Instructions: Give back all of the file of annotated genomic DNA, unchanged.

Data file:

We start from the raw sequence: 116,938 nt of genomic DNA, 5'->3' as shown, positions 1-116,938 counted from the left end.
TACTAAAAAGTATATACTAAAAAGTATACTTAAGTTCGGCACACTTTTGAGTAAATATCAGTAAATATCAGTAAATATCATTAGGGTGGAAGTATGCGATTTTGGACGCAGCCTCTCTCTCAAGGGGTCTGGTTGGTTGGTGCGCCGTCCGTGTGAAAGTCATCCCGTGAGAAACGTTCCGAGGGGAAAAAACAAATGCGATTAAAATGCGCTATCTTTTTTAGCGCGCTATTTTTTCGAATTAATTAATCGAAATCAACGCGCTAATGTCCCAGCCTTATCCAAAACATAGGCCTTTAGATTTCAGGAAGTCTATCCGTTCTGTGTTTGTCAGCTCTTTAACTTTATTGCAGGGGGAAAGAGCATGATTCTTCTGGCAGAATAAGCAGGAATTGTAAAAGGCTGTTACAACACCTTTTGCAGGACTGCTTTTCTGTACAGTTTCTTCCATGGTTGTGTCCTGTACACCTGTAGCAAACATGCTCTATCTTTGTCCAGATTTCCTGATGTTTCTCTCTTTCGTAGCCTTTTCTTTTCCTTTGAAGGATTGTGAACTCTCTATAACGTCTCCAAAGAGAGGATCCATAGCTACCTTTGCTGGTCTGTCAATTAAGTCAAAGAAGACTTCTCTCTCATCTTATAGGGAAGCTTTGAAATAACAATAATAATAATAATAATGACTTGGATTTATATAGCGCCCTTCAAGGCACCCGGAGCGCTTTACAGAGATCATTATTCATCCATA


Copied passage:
We start from the raw sequence: 116,938 nt of genomic DNA, 5'->3' as shown, positions 1-116,938 counted from the left end.
TACTAAAAAGTATATACTAAAAAGTATACTTAAGTTCGGCACACTTTTGAGTAAATATCAGTAAATATCAGTAAATATCATTAGGGTGGAAGTATGCGATTTTGGACGCAGCCTCTCTCTCAAGGGGTCTGGTTGGTTGGTGCGCCGTCCGTGTGAAAGTCATCCCGTGAGAAACGTTCCGAGGGGAAAAAACAAATGCGATTAAAATGCGCTATCTTTTTTAGCGCGCTATTTTTTCGAATTAATTAATCGAAATCAACGCGCTAATGTCCCAGCCTTATCCAAAACATAGGCCTTTAGATTTCAGGAAGTCTATCCGTTCTGTGTTTGTCAGCTCTTTAACTTTATTGCAGGGGGAAAGAGCATGATTCTTCTGGCAGAATAAGCAGGAATTGTAAAAGGCTGTTACAACACCTTTTGCAGGACTGCTTTTCTGTACAGTTTCTTCCATGGTTGTGTCCTGTACACCTGTAGCAAACATGCTCTATCTTTGTCCAGATTTCCTGATGTTTCTCTCTTTCGTAGCCTTTTCTTTTCCTTTGAAGGATTGTGAACTCTCTATAACGTCTCCAAAGAGAGGATCCATAGCTACCTTTGCTGGTCTGTCAATTAAGTCAAAGAAGACTTCTCTCTCATCTTATAGGGAAGCTTTGAAATAACAATAATAATAATAATAATGACTTGGATTTATATAGCGCCCTTCAAGGCACCCGGAGCGCTTTACAGAGATCATTATTCATCCATA